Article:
Leaders of Bishop Clay Sannar's church say they have been overwhelmed by the community's support following his death. That show of support continued Monday, even after a candlelight vigil organized on Facebook was canceled. Organizers said the vigil was canceled out of respect for the family but several people showed up anyway, unaware it had been canceled. "As a family we thought it was important to come out and support the family and the church itself, "said Marnie Chaney of Visalia.
Some of the people who came out were completely unaffiliated with the Church of Jesus Christ of Latter-day Saints. Others, like Leonard Hughes, attend other wards. Hughes said he and his family learned of the tragedy Sunday afternoon, when church elders came to his home. "The elders came inside and we sat down and we prayed. We prayed for the gunman, too, Just so there would be peace with everything that happened. And we prayed for the family," said Hughes.
As the community mourns, we're also learning more about what happened after 47-year-old Kenneth Ward walked in the church and asked for its leader Sunday. Visalia Police say their investigation has lead them to believe the 40-year-old bishop tried to alert others to get out of the building shortly after he was shot. "It appears that he made some efforts to block his path and kind of try to contain him, if you will, in an effort to buy his time and get folks out of there and alert folks," said Visalia Police Captain Rick Haskill.
Grief counselors were on hand at Sundale Elementary School in Tulare Monday, where several of the Sannar's children attend school. The LDS church is also offering grief counselors to members affected by the tragedy.
A trust fund has been set up to help the Sannar family. You can donate at the Citizens Business Bank on Main Street in Visalia or mail your donations to P.O. Box 3328, Visalia, CA, 93278. A spokesperson for the church said an online fundraiser set up Sunday is not affiliated with the church or the Sannar family.
Action News has learned more about the gunman who ended up being killed in a shootout with Visalia police.
On Sunday morning Kenneth Ward got in his car and drove more than 130 miles and ended up at the Latter Day Saints Church in Visalia where he gunned down Bishop Sannar.
Family members told Action News Kenneth Ward suffered from a bipolar disorder which ultimately led to the shooting of Bishop Clay Sannar. One local criminologist we spoke with agrees, saying Ward's actions were consistent with that of a person who suffers from a mental illness.
"Three days ago I had my brother and today my brother is dead and another man is too," said Kenneth Ward's bother Mike Ward.
Mike ward tries to hold back the tears as he mourns the loss of his brother Kenneth and the man his brother killed Clay Sannar. The church where the crime took place is familiar to the ward family. "That's the church that my brother and I attended in the late 80's and we were both born and raised in the LDS church."
As adults, both men enlisted in the Army. Kenneth served in Saudi Arabia during Operation Desert Storm. At that point they were no longer with the church.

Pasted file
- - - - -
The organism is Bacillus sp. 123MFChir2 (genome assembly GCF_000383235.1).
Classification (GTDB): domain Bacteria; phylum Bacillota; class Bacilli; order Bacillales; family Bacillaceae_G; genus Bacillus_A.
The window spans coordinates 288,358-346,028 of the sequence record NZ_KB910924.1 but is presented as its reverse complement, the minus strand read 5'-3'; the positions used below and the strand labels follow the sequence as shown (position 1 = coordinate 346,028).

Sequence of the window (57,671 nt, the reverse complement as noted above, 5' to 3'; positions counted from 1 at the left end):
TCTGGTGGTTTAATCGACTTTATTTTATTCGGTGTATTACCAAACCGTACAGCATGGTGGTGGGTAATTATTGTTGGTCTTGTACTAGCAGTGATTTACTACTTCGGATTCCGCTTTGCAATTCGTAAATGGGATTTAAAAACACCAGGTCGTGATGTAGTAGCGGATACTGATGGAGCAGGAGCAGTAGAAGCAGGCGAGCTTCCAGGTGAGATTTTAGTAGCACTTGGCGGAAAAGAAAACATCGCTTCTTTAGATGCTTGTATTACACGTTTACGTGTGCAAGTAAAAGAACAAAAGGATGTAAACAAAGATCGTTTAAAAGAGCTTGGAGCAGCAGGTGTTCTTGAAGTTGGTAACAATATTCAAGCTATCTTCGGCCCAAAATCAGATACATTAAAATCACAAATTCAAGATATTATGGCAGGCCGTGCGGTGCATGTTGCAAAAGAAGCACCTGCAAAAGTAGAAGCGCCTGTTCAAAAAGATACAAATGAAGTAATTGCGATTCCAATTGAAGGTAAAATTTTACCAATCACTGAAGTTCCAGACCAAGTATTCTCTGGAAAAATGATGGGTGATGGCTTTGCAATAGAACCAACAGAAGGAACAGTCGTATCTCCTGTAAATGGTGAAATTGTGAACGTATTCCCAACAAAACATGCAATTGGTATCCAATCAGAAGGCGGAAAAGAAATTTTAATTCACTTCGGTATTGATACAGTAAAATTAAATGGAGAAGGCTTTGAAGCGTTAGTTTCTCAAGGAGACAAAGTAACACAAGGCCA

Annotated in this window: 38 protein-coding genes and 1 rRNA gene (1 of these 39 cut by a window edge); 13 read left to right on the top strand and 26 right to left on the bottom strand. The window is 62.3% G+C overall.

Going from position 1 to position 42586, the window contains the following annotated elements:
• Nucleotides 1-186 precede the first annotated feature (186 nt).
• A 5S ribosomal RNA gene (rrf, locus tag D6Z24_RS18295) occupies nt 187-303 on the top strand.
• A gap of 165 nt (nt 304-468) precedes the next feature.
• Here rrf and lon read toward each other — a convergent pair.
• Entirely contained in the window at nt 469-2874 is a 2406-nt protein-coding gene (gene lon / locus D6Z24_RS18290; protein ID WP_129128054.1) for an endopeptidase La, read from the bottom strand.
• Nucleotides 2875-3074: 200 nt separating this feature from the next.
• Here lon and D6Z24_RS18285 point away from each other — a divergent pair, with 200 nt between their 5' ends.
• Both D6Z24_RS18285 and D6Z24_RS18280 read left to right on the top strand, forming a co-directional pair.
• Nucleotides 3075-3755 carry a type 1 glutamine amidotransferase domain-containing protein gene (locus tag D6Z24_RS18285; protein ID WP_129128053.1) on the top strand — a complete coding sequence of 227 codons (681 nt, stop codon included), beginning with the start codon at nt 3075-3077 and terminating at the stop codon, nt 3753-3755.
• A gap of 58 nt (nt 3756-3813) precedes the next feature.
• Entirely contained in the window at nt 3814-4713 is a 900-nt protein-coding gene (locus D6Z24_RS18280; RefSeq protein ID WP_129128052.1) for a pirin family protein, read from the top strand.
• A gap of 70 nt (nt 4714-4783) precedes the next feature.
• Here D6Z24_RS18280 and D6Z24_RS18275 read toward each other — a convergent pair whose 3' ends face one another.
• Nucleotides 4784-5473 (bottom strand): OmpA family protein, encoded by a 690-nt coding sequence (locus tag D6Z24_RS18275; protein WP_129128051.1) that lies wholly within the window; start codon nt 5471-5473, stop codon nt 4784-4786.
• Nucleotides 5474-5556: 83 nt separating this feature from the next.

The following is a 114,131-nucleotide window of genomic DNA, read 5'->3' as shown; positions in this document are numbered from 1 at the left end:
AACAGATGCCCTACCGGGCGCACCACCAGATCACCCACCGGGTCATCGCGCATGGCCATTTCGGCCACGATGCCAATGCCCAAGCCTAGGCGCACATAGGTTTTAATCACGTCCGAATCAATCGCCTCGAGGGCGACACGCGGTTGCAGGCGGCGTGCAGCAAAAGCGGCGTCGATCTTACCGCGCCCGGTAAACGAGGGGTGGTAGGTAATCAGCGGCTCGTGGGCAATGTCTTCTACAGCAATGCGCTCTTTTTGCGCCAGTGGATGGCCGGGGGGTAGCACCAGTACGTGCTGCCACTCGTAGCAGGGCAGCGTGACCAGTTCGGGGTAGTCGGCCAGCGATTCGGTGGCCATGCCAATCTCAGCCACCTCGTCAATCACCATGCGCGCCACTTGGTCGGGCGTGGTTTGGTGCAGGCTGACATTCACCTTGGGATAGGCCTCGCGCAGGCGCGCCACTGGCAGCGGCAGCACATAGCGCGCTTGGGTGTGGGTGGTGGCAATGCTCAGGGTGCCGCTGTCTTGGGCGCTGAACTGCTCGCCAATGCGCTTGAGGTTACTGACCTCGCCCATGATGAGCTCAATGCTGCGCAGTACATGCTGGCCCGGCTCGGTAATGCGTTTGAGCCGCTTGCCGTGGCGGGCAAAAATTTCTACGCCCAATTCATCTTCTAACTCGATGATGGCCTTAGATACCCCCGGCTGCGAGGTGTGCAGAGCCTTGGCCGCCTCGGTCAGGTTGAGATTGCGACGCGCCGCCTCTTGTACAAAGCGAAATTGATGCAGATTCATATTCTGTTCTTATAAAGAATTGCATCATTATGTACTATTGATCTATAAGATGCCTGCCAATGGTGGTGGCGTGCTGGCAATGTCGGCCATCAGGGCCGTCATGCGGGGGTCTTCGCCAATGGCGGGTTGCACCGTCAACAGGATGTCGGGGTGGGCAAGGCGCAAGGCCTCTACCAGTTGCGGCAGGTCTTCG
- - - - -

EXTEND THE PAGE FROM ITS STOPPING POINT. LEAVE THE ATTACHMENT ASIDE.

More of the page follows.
But after Kenneth Ward returned home from duty mike says his brother became bipolar and suffered episodes where he thought the L.D.S. church was out to get him.
"That was more of a spiritual thing than a physical thing. Where they going to physically get him, no they were.... He was going to go to hell and they were going to send him there."
Kenneth along with his wife moved into their father's house in Modesto eight years ago where he took medicine for his mental illness. Family members say things were going just fine and the couple even had a baby.
But Kenneth did have run-ins with the law.
Action News traveled to Stanislaus County Monday and uncovered court documents that show he made death threats to a bishop at another L.D.S. church in Modesto. He also threatened then Modesto Police Chief Roy Wasden. Kenneth Ward spent five days in jail and was given three years probation.
"Here's someone who is not thinking clearly," said criminologist Dr. Eric Hickey.
Doctor Eric Hickey is a criminologist and the Dean of Forensic Studies at Alliant International University in Fresno. He says in Kenneth Ward's mind the delusions and obsessions of his old church played a major role in his violent actions. "But he went back not knowing who he'd see only that he wanted to end this somehow in a very bizarre and tragic way."
After shooting and killing Clay Sannar, Ward called Visalia Police from a payphone and fled near his old South Valley home. He was gunned down by police officers shortly after.
"He knew that the end was going to come. It seems that he had a plan that this was going to end with his life being taken. Rather than take his own life, he allowed the police to do it for him," said Dr. Hickey.
Dr. Hickey adds in most cases those who suffer from mental illnesses only hurt themselves. It's rare that they act out on others.
"We're very sorry. It doesn't describe what we feel for the Sannar family. That was senseless," said Mike Ward.
Clay Sannar's death resonated with Mormon communities not only here in the Valley. At Sannar's alma mater, B.Y.U. professors are remembering the man they knew as a student.
"I saw a news clip about a bishop had been shot, Clay's picture came up, my stomach sank, I felt bad knew him very personally, he was a good guy, willing to go the extra mile," said B.Y.U. Professor Brad Geary.
Friends at the university also say Sannar was a hard-working student and excelled in athletics.
A local church spokesman issued this statement tonight saying: "The day following the tragic death of Bishop Clay Sannar, there has been an outpouring of kindness, generosity, care, and concern for the Sannar family and all those associated with them. The Sannar family is most appreciative of the thoughtfulness and interest of so many."